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You might have heard some people say that they water their plants with their tea. But is it a good idea to water your plants with leftover tea?
In this article, we go over if it is ok to water plants with tea and what the benefits are for plants watered with tea.
Can You Water Plants With Tea?
As with most things when it comes to can you do x with plants or gardening, it depends.
The type of tea, what you put in your tea, and the type of plant will determine if it is ok to water your plant with tea.
The best way to water a plant with tea is to dump leftover tea into the soil that doesn’t have anything else such as sugar, milk, or lemon added.
It is not that beneficial to brew tea just for the purpose of watering your plants.
Also, make sure that the tea has cooled down. Never pour hot tea into your plant’s soil. This can cause problems with the roots and damage your plant.
Nutrients in Tea Leaves
Plant fertilizer and plant food have 3 main nutrients: nitrogen, phosphorus, and potassium.
These 3 nutrients are the main building blocks that plants need to thrive.
On average dry tea leaves have 4.4% nitrogen, 0.24% phosphorus, and 0.25% potassium.
This puts the average tea slightly above the average nitrogen content of 4 %.
Some green tea leaves have even higher levels of nitrogen. Matcha has 6.11% Gyokuro 5.98%, Sencha 5.49%, Kamairicha 4.65%, Bancha 3.74%, and Hojicha 3.53%.
But all of these nutrient levels are what is measure with dry tea leaves, not what is extracted into liquid after brewing the tea.
Tea that is brewed will have a lower amount of these nutrients than the dry leaves prior to brewing.
In addition to the 3 main nutrients, tea also has beneficial polyphenols, antioxidants, vitamins, and minerals that can all help out your plants.
By watering your plants with tea they will get some of these beneficial nutrients but not as much as if you put the tea leaves themselves into the soil.
Tea can be acidic.
As to how acidic tea is, it all depends on what kind of tea and what is in the tea.
Anything below a pH of 7 is considered acidic, but below a pH of 3, and then it is considered very acidic.
Black tea is around a ph of 5.
Green tea is more neutral/alkaline with a pH of around 7-8, as long as it doesn’t have lemon added to the tea.
Tea with lemon or an additive of citric acid can be in a range of pH levels 2.9 to 3.9.
The pH levels of the tea are important if you are considering watering your plants with it.
Any plant that you want to water with black tea or herbal teas should prefer acidic soil.
Don’t use tea that has lemon added to it because the pH levels are too acidic.
Herbal teas range from pH level of 7 to 6.
However, if watering your plants with green tea (without lemon or citrus), then you don’t have to worry so much about levels of acidity since green tea is neutral to alkaline.
Prebottled Commercially available teas should not be used because many of them are below pH level of 3 due to the additives like citric acid that the manufactures put in the tea.
It would be best to not water your plants with any pre-bottled teas.
What Plants Are Best To Water With Tea
If you have tea often that would be leftover to water your plants with, it would be best to water those that prefer more acidic environments.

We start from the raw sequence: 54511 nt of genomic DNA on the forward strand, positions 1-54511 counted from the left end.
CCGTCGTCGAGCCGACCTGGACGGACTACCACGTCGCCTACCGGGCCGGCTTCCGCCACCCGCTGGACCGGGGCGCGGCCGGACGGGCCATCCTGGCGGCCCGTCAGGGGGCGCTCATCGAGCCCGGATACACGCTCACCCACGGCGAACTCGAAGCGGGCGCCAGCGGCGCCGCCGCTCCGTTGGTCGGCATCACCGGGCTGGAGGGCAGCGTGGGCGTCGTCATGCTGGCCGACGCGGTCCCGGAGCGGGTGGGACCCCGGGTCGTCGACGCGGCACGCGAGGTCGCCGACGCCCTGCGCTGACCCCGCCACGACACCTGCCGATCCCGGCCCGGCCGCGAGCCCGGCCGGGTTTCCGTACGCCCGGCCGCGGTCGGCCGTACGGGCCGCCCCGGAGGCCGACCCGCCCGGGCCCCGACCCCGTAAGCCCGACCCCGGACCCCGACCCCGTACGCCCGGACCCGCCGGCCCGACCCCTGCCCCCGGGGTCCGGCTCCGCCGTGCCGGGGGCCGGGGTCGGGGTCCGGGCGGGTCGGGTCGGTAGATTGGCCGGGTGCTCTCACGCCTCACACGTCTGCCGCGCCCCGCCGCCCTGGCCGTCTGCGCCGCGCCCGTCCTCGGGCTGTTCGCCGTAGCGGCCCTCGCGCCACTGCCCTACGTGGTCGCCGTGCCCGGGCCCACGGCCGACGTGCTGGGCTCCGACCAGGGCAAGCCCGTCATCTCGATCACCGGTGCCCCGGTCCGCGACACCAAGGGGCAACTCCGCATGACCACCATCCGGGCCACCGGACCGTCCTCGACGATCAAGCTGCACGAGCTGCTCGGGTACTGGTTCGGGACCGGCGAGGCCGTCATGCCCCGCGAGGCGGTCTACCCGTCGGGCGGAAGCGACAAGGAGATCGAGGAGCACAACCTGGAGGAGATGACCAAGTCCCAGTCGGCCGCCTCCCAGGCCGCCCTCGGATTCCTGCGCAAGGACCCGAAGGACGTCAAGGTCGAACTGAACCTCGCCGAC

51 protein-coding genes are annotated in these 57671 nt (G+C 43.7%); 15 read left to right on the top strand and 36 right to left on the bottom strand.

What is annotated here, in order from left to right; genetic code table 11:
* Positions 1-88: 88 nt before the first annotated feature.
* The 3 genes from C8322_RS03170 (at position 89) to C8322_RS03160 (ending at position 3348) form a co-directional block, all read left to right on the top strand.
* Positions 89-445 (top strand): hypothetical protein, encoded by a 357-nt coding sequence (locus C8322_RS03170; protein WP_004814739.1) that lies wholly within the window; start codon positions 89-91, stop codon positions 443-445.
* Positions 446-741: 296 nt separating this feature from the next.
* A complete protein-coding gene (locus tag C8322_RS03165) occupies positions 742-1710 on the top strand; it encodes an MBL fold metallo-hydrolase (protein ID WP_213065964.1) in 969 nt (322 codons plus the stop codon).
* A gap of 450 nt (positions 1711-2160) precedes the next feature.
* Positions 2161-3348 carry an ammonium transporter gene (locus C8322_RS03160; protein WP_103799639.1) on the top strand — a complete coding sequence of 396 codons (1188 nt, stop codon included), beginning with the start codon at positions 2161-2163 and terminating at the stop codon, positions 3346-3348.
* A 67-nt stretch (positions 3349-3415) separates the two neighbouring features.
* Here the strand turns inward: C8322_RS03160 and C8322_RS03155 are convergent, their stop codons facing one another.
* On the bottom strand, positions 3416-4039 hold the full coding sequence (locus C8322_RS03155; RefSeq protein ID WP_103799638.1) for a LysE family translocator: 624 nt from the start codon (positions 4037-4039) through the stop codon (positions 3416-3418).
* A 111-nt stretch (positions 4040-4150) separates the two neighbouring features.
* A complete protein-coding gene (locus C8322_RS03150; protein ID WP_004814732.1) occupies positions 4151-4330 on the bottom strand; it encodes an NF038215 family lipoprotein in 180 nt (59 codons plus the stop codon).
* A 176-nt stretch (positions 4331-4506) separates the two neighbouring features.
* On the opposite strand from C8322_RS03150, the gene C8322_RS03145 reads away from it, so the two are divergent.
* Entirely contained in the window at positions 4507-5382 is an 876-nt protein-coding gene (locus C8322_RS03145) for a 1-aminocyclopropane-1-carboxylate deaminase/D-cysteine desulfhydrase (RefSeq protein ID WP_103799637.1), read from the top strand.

However, a little bit of tea here and there for a plant that isn’t on this list won’t hurt the plant since it would still be getting regular water.
Indoor Plants and Herbs That Do Well In Acidic Soil
- African Violets
Outdoor Plants That Do Well In Acidic Soil
- Blueberry Plants
What About Tea Bags?
What to do with those leftover teabags after you have had your tea?
The good news is that you can use the tea leaves after you’ve brewed your tea.
And by using the tea leaves for your plants you can take further advantage of the nutrients that the leaves have.
There are several ways to do this.
The most popular way to use leftover tea leaves from brewing tea is to compost them. Either in a compost tumbler or compost pile.
The other popular way to use these is to burry the tea bag with the leaves in the soil around the plant.
When using either of these methods make sure to pay attention to what the teabag itself is made of.
In many commercial brands of tea, the bag is made of polyester or other synthetic materials instead of just paper. If this is the case, open up the bag and take the leaves out before using them in your compost or plant.
When it comes to watering your plant with tea, it is ok to do as long as you don’t add lemon, sugar, or milk to it.
But don’t go to the trouble of brewing tea just to water your plants.
Leftover tea that doesn’t have anything added is ok to pour into your plant’s pot.
If you do this daily it is best to water a plant with tea that prefers soil more on the acidic side, unless you are a green tea drinker or herbal tea drinker.
Green tea and herbal tea is not acidic as black tea and will not have as much of an effect on the soil pH if you water the plant often with it.
- “Tea Components”, https://www.o-cha.net/english/cup/pdf/38.pdf
- “Testing the pH of common drinks using DrDAQ as a pH meter: results”, https://www.picotech.com/library/results/ph-level-drinks-drdaq
- “The pH of beverages in the United States”, ada.org
- “Ideal pH Levels for House Plants”, https://www.gardenersnet.com/atoz/ph-houseplants.htm